Engaging in conversations has always been a powerful tool in marketing, and in 2024, it takes center stage with conversational commerce. Leveraging messaging apps as transactional platforms and incorporating chat features on commerce sites are positioned to gain momentum, with consumers increasingly seeking efficiency and convenience and these chat interfaces offering a seamless way to interact and make purchases. The efficiency of conversational commerce lies in its ability to guide customers through the buyer's journey in a personalized and interactive manner.
Chief Digital Officer of BlackRock, Nilanjan Adhya spoke on this topic at the 2023 Insights Conference: “Most websites are the digital equivalent of empty stores… it has a lot of content out there but no conversation… And once we started having the conversation, we found that a large percent of it was actually leading to sales engagement and many of the sales engagements were also converting.”
4. Emerging Technologies for Richer Business Possibilities
As we look to the future, the role of technology in marketing cannot be overstated. Artificial Intelligence continues to revolutionize how marketers analyze data, automate processes, and enhance customer experiences. AI-driven insights enable more informed decision-making, allowing marketers to anticipate customer needs and deliver tailored content— the differentiator lies in understanding how these technologies work to truly harness the potential and add a next level of value.
Yale SOM faculty K Sudhir and Kyle Jensen have spearheaded a new course at Yale SOM to address this head on titled “Large Language Models: Theory and Applications.” As Jensen put it: “We thought we really need to be teaching this to our students because every company in the world is going to be thinking about what their AI strategy is, especially in regards to large language models.” Sudhir says, “My philosophy in this course was guided by my belief that when managers understand the ‘why’ and ‘how’ behind Large Language Models and Generative AI technologies, they can envision richer possibilities for their businesses.” This breakthrough course further underscores the importance of embracing the power of these emerging technologies to work best for businesses in the future, and that this “trend” is here to stay.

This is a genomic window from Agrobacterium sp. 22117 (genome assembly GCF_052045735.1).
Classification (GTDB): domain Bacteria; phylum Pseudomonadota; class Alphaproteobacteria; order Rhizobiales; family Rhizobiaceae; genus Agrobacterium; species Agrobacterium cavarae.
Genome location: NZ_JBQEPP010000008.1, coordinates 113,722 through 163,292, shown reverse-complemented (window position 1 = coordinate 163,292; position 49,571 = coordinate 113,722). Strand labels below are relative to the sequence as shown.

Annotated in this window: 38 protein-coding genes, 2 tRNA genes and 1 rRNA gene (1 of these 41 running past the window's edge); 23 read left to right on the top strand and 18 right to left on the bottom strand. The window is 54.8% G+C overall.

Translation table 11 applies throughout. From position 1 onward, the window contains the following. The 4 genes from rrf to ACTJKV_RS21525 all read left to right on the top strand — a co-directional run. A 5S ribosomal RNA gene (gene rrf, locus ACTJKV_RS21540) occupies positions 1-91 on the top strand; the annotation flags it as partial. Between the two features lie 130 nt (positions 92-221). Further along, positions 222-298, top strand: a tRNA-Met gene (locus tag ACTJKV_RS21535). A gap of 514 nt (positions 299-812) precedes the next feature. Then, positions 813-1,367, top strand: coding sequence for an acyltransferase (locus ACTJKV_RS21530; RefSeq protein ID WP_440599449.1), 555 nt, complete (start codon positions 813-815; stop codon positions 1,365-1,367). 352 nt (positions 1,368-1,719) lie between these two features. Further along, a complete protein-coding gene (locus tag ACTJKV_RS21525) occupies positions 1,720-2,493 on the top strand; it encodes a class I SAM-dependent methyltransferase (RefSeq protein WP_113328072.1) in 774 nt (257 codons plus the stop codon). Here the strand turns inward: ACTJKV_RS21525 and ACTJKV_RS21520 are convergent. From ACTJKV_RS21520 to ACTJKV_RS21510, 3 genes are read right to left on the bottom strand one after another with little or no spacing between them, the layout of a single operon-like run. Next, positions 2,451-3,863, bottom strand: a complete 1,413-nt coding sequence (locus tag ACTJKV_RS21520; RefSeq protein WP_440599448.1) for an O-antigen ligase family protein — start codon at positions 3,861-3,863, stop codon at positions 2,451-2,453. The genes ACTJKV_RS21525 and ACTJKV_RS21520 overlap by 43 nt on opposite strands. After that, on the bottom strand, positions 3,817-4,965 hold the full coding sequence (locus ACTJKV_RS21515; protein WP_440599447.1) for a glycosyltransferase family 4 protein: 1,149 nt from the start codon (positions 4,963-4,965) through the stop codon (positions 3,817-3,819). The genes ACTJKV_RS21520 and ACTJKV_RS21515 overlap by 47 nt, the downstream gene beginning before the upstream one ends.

5. Marketing Inwards: Turn Up the Rizz
A notable trend for 2024 is the increasing focus on marketing inwards. Marketers are now tasked not only with promoting brands among an external audience of customers, but also with selling the brand internally as it can foster a stronger connection with employees and has even been suggested to improve customer service. In an era where the employer becomes your consumer and the consumer becomes your employer, being able to dial up internal influence can go a long way.
Even though Oxford's 2023 Word of the Year, "rizz" may soon become outdated, the sentiment of charisma remains a strategic way to turn up influence when it comes to marketing inwards. We asked Zoe Chance, author of Influence Is Your Superpower and Senior Lecturer at Yale SOM her take on this trend: “Influence is power—being influential gives you the ability to create change, direct resources, and move hearts and minds. So when you’re championing a new idea as a marketer, you need to be able to sell that idea in to make the change happen. People need to want to say yes to you.”
As organizations recognize the significance of an engaged and aligned workforce, marketers have a pivotal role to play in influencing that resonance with employees.